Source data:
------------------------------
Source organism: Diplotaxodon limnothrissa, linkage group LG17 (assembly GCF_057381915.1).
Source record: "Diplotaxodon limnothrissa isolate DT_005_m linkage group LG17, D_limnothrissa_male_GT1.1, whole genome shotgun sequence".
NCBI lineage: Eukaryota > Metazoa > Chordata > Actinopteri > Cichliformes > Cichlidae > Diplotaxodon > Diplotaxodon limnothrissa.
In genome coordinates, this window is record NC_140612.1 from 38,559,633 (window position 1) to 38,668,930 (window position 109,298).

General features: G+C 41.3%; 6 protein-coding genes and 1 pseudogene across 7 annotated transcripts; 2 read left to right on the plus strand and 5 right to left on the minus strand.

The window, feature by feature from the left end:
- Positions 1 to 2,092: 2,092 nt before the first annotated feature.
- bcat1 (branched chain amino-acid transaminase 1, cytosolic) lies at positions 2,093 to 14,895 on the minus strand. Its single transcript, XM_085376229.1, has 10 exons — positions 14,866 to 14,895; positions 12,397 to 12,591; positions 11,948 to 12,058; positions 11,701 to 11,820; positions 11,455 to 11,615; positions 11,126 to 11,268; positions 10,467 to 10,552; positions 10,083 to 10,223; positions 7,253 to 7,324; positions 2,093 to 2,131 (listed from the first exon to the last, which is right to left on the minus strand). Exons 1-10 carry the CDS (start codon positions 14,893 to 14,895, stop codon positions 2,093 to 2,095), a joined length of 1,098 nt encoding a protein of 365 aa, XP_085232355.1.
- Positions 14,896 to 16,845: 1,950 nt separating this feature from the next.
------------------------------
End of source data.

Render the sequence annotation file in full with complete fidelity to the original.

Source organism: Diplotaxodon limnothrissa, linkage group LG17 (assembly GCF_057381915.1).
Source record: "Diplotaxodon limnothrissa isolate DT_005_m linkage group LG17, D_limnothrissa_male_GT1.1, whole genome shotgun sequence".
NCBI lineage: Eukaryota > Metazoa > Chordata > Actinopteri > Cichliformes > Cichlidae > Diplotaxodon > Diplotaxodon limnothrissa.
In genome coordinates, this window is record NC_140612.1 from 38,559,633 (window position 1) to 38,668,930 (window position 109,298).

General features: G+C 41.3%; 6 protein-coding genes and 1 pseudogene across 7 annotated transcripts; 2 read left to right on the plus strand and 5 right to left on the minus strand.

The window, feature by feature from the left end:
- Positions 1 to 2,092: 2,092 nt before the first annotated feature.
- bcat1 (branched chain amino-acid transaminase 1, cytosolic) lies at positions 2,093 to 14,895 on the minus strand. Its single transcript, XM_085376229.1, has 10 exons — positions 14,866 to 14,895; positions 12,397 to 12,591; positions 11,948 to 12,058; positions 11,701 to 11,820; positions 11,455 to 11,615; positions 11,126 to 11,268; positions 10,467 to 10,552; positions 10,083 to 10,223; positions 7,253 to 7,324; positions 2,093 to 2,131 (listed from the first exon to the last, which is right to left on the minus strand). Exons 1-10 carry the CDS (start codon positions 14,893 to 14,895, stop codon positions 2,093 to 2,095), a joined length of 1,098 nt encoding a protein of 365 aa, XP_085232355.1.
- Positions 14,896 to 16,845: 1,950 nt separating this feature from the next.